Working Paper No. 12-03:
Public Choice and International Law Compliance: The Executive Branch Is a "They" Not an "It"

Author(s):

Neomi Rao

Date Posted: January 2012

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Abstract:

Novel legal questions raised by the war on terror and the evolving technology of warfare have highlighted the importance of executive branch legal interpretation, in particular how agencies address difficult questions about the scope and application of international law, often without review by Congress or the courts. This Article presents a public choice analysis of how the executive branch in the United States determines questions of compliance with international law. In contrast to theories that treat the state as a unitary entity, the public choice approach examines the different interests and incentives of the executive branch agencies that advise the President. These agencies frequently disagree about the content and application of international law and the executive branch often fails to coordinate these interests consistently. The unpredictability of the process encourages agencies to compete for control over international legal policy. Analyzing domestic inputs as well as coordinating institutions, the public choice approach considers how the “they” of the executive branch seeks to function as an “it.”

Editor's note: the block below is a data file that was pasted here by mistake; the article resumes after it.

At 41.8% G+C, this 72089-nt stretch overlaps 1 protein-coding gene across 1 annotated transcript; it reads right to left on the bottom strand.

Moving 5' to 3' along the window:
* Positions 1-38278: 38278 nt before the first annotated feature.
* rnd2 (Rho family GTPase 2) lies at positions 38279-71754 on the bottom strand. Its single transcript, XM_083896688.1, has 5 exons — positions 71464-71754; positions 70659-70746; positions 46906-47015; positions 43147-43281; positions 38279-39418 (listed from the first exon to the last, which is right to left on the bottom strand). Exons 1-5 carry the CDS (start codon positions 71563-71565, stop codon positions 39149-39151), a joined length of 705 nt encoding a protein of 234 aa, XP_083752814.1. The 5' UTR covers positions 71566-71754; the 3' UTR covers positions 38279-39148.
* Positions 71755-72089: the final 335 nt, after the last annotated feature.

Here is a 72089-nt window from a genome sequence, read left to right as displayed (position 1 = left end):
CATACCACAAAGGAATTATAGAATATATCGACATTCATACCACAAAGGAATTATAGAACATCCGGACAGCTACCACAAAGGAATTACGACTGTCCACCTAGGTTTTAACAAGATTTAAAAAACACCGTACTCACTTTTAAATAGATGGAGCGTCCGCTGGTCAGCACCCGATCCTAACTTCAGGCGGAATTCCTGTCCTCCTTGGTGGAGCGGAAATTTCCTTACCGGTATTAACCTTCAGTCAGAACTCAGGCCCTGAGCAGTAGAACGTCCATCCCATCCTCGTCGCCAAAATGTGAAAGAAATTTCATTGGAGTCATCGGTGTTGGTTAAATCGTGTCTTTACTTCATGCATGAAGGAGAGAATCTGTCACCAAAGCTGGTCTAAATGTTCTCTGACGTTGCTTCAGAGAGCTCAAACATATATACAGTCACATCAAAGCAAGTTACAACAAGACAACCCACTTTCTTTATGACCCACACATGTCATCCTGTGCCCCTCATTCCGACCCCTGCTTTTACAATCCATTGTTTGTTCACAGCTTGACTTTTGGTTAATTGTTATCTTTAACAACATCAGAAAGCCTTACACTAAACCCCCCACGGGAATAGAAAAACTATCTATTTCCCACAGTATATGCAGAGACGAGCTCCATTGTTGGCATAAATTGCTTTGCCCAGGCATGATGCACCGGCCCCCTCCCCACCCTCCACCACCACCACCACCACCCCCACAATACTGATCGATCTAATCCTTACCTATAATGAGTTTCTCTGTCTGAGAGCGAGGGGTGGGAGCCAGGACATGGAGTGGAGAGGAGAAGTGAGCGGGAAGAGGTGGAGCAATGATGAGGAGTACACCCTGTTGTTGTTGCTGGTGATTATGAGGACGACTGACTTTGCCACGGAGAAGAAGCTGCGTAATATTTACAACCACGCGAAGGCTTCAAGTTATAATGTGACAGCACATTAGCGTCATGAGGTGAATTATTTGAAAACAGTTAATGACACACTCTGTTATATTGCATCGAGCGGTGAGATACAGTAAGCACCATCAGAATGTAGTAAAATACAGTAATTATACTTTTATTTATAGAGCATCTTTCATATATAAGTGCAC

This leads to some distinct conclusions and predictions about international law compliance. First, it demonstrates some of the limitations of unitary state models, but also how public choice can be complementary to rational choice theories. Second, it predicts that competition to control central decision making will encourage agencies to use the indeterminacy of international law strategically. Agency officials benefit by keeping open the widest range of policy options consistent with international law. Finally, if government officials in other countries face similar incentives, this may provide an explanation based on sub-state actors for why international law does not exhibit the clarity and compliance often considered an aspiration for international law.